Budget resorts, locals casinos struggle in third quarter

Tourists play video poker at Green Valley Ranch Resort in Henderson. Owner Station Casinos led the locals market in profits during the third quarter of 2012.

VEGAS INC archives

  • More gaming stories
  • Third-quarter financials are in for the Las Vegas gaming industry, and they show continued difficulties for two of the valley’s three main casino sectors.

    While most high-end Strip resorts saw profits in the quarter ending Sept. 30, mass market Strip casinos struggled, as did locals casinos.

    The Strip’s budget properties faced an uphill battle trying to get recession-weary customers to part with their dollars. Some of the casinos also played unlucky, meaning they didn’t win as much as usual from gamblers.

    Locals casinos also underperformed as valley residents continued to reel from the recession. The Las Vegas area’s unemployment and foreclosure rates remain elevated, and many locals aren’t inclined to gamble, eat or see shows at their neighborhood casino.

    On the bright side, the Strip’s luxury resorts turned in a good performance, with Wynn Resorts and Las Vegas Sands reporting strong overall numbers despite softness in the hotel sector. The Cosmopolitan, in the meantime, grabbed more market share from its competitors.

    Locals casinos

    Locals leader Station Casinos reported net revenue of $295.7 million during the third quarter, up 4.7 percent from a year ago. The company also reported a profit of $11.2 million.

    That’s a vast improvement from the losses it saw last year but was due to a series of one-time transactions.

    Factoring out special items, Station was less profitable in the third quarter as expenses rose. Its operating income was $14.7 million, down from $26.7 million. Station executives told analysts they’re hopeful that heavy promotional spending can be curbed in the future.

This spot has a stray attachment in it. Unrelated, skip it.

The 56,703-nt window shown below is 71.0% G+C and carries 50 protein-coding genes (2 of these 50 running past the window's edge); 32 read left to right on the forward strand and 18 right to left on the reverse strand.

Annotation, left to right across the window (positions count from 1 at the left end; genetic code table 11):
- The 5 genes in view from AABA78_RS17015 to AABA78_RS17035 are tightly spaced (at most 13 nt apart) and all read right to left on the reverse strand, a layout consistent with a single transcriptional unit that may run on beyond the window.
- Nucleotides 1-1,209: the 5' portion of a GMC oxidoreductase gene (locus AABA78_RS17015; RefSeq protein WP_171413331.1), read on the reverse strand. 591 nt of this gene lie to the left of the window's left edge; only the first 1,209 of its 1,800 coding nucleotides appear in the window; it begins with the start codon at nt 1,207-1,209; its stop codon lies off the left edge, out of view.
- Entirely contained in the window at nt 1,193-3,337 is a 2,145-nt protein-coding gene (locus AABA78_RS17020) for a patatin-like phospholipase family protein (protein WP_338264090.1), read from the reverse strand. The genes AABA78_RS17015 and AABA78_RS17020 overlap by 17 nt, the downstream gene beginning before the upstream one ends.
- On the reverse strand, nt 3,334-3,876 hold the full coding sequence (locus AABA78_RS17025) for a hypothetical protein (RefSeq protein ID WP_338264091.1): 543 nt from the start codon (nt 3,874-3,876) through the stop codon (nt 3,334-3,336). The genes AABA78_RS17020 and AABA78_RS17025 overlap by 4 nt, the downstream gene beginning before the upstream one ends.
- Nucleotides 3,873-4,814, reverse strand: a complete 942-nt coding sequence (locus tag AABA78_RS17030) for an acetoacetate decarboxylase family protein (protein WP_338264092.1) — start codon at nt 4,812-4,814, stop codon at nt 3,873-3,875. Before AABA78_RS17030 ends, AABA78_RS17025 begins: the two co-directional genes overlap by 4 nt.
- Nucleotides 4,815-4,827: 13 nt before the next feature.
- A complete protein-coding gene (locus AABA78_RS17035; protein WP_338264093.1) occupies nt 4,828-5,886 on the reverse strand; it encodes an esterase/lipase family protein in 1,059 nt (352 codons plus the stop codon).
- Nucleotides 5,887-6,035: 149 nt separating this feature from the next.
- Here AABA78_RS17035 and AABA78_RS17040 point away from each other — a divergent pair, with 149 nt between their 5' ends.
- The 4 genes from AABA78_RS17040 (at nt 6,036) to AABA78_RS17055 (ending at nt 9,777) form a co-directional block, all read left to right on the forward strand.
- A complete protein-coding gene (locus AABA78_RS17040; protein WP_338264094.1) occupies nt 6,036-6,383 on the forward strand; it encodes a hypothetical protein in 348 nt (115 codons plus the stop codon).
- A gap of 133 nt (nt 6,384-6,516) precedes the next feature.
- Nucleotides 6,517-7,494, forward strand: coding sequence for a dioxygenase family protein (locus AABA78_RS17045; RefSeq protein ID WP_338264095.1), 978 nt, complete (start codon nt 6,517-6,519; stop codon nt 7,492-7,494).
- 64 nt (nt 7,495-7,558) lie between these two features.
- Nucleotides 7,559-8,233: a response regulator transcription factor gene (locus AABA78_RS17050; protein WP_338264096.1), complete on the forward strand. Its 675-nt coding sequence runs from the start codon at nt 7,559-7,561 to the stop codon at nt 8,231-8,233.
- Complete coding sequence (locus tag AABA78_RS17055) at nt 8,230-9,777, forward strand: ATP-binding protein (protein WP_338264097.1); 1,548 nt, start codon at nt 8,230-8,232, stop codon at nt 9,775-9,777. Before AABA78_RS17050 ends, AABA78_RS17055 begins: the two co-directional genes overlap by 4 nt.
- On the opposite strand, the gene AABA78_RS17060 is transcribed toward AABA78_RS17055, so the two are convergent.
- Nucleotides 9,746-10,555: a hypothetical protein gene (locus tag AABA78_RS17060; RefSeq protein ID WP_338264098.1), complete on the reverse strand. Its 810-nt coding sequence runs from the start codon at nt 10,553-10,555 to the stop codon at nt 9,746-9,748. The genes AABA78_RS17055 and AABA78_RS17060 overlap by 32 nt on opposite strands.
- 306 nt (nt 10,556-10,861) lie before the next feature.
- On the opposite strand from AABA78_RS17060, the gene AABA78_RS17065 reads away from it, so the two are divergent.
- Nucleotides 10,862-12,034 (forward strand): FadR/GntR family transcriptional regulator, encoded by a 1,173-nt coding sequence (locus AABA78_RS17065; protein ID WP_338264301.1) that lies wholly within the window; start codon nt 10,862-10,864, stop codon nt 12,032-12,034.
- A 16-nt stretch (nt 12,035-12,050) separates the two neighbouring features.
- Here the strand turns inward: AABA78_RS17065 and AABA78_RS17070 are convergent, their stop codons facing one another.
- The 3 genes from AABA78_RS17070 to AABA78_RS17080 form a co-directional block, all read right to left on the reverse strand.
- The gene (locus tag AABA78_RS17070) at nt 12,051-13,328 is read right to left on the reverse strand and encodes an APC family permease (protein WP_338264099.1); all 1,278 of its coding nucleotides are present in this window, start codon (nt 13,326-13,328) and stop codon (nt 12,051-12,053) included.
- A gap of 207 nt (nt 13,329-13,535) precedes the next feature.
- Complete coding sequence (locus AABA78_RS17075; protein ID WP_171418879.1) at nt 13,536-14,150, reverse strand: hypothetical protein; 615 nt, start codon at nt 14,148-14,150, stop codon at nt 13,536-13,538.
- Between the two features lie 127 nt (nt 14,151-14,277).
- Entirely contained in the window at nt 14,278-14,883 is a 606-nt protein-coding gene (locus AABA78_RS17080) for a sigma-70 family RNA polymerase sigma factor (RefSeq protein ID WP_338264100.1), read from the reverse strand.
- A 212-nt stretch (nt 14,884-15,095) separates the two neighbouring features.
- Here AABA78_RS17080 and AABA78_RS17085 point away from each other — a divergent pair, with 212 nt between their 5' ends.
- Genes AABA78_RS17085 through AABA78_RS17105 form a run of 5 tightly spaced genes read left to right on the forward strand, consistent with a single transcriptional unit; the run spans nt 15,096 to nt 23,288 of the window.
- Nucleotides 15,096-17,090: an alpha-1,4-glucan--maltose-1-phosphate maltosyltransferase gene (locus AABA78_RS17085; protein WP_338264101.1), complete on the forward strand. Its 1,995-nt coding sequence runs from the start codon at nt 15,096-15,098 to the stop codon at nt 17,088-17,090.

Station appears to be continuing to expand its share of the locals market. The number of guests served at the company’s restaurants and buffets — a good indicator of traffic — increased 5.4 percent year over year.

    Most locals competitors had a difficult quarter.

    Cannery Casino Resorts said net revenue at its two properties fell $2 million year over year. Revenue at two Arizona Charlie’s casinos fell 4.4 percent. And Boyd Gaming saw net revenue decline from $145.9 million to $138.8 million at its locals properties.

    Analysts say they are concerned about the overall health of the locals market going forward.

    “We remain wary of the locals market recovery,” Deutsche Bank analyst Andrew Zarnett wrote in a report on Station’s earnings. “We continue to believe the locals market will continue to experience a period of slower growth through 2013 as consumer spending moderates and comparisons (to previous periods) get more difficult.”

    Mass market Strip properties

    Although visitation to Las Vegas continued to edge upward, casinos catering to budget travelers also took a hit during the third quarter. The Strip continues to have a glut of hotel room inventory.

    Net revenue fell 1.7 percent at the Stratosphere and 7.2 percent at the Riviera.

    Caesars Entertainment, which owns some of the Strip’s larger mass market resorts, doesn’t break down revenue by property but said its average daily room rate slipped from $89 in the third quarter of 2011 to $87 this year.

    MGM Resorts International said daily revenue per available room at the lower-tier Circus Circus fell from $46 to $44, while at the Excalibur it slipped from $65 to $64 and at the Luxor it dropped from $83 to $78.

    Americans were bombarded this summer with conflicting economic data, including campaign commercials about jobs and the economy and the potential pending fiscal cliff, which contributed to what MGM Resorts CEO Jim Murren called a “challenging consumer environment.”

    High-end Strip properties

    On the flip side, even as demand for hotel rooms softened, high-end gamblers dropped big money at the Strip’s luxury resorts. Fewer gamblers were in town, but those who were here spent more.